The Sharing Economy: Innovation or Invasion?
Published: February 13, 2017
Innovation is often an expensive and difficult exercise for business. Let’s take a look at how innovation can be simple, effective and affordable.
The Sharing Economy continues to grow. This article explains why, and how you can position yourself to make the most of this growth.
Once dismissed as a niche fad that would never catch on the sharing economy has grown into a thriving industry worth $15bn. This collaborative business model is even predicted to generate an eye-watering $335bn by 2025. With growth predictions that positive, businesses following traditional methods should be asking themselves what threats and disruptions the sharing economy poses to their livelihood.
What is the sharing economy?
The sharing economy is a business concept whereby individuals, and even businesses, can turn their assets into cash. Monetising and maximising their assets and eliminating excess to offer cost-effective alternatives to traditional products and services. For example, Airbnb allows, typically, homeowners to rent out their spare room or even their whole property for X nights at competitive rates to local hotels. Parkhound lets residents rent their empty driveways to commuters and city workers. Whether it is WiFi, guest rooms, desks in an office or even spare cash the chances are the average person has something someone else could use when they’re not and are willing to pay for it.
Aside from being cost-effective and easy to access through intuitive apps the biggest threat to traditional business models from the sharing economy is the moral message. We live in an age where business, the media and politicians are not as trusted as they once were and the sharing economy gives users a sense of control and personal care they may feel is not possible in the traditional economy.
There is also the powerful narrative of cutting back on waste and strengthening ties with the community you get with sharing resources – even if you have to pay for the privilege. The sharing economy is as much a social movement as it is an industry and that’s difficult to compete with.
People want to feel in control of their transactions irrespective of their nature and the sharing economy speaks to that from two sides. Firstly, it gives customers more choice – economically, environmentally and socially (lifestyle) – and greater flexibility. Secondly, it allows customers to be alternative businesses.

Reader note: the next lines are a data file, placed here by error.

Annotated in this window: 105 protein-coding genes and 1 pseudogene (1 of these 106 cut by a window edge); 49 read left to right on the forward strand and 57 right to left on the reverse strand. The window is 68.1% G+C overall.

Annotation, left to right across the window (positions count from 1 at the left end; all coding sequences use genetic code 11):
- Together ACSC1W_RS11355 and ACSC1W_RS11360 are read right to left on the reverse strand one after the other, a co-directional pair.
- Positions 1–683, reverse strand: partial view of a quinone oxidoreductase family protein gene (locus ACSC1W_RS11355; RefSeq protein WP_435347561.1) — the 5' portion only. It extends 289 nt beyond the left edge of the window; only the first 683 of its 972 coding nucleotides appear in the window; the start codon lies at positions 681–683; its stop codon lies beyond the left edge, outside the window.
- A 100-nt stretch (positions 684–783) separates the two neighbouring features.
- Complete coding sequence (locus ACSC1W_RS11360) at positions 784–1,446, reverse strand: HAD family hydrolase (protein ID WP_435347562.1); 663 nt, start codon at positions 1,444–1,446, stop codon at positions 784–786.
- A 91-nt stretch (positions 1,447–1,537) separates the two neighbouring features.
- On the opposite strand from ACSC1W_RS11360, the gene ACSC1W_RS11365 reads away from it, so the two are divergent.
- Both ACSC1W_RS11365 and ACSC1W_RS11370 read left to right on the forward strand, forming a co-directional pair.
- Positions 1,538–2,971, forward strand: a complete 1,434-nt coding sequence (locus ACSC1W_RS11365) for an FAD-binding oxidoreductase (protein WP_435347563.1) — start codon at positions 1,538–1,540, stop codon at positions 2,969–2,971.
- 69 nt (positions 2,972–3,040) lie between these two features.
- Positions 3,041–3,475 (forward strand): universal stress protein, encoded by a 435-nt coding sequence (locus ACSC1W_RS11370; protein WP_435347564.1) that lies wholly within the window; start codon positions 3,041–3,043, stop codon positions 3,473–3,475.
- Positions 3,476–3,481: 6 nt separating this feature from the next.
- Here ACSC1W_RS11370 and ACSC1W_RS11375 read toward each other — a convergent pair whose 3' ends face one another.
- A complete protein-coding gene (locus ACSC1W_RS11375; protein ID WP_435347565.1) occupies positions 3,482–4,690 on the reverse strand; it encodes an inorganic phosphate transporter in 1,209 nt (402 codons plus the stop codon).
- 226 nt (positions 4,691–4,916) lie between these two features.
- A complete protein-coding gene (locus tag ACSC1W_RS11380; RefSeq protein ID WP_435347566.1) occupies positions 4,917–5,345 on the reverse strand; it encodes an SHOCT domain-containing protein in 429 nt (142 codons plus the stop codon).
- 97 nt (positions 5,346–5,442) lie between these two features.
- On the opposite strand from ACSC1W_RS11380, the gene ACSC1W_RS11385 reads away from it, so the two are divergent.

The traditional business-customer relationship, and the distinct lines between them, has been transformed. It has helped shift the axis of power further towards consumers as peer-to-peer services enable customers to assume the business role on an incredibly flexible basis. This shift is actually quite logical when you consider how social media has influenced the evolution of marketing.
How big is this going to get?
PriceWaterhouseCooper predicts the sharing economy across five key areas – travel, car sharing, finance, staffing and streaming – will total $335bn within the next 8 years, accounting for 50% of those markets. Currently they account for 5%.
According to sharing economy directories there are over 9000 operating sharing companies across the globe. Uber and Airbnb have become household names in a relatively short period of time and given the time to refine their practices and overcome regulatory and tax issues there is nothing stopping hundreds more collaborative businesses achieving household status.
Threats to the sharing economy
Sharing economy sceptics believe peer-to-peer businesses are providing loopholes for tax evasion and skirting regulations. This, they argue, is not beneficial to the wider economy and the only reason sharing models are able to robustly compete or even undercut traditional markets. Certainly, the big sharing economy players are often put under a media and political microscope with regards to more stringent regulations and conventional taxes.
Increases in regulation and taxes will result in higher prices and defeat the object of peer-to-peer business models, argue advocates of the sharing economy. Overregulation, they propose, has led to expensive imperfections in the market that ultimately harm competition and thus consumers.
Regulatory disputes must be overcome if the sharing economy is to achieve the potential market experts have placed upon it. The progression to a point where the sharing economy becomes the traditional economy seems logical given the interconnected, technology driven undercurrent of popular society and the succession of digital generations.
Businesses must now find a way to adapt to the changing perceptions of provider-consumer structures because despite ongoing legal and regulatory challenges, there is little doubt the sharing economy will continue to grow, mature and disrupt!
First published in The CEO Magazine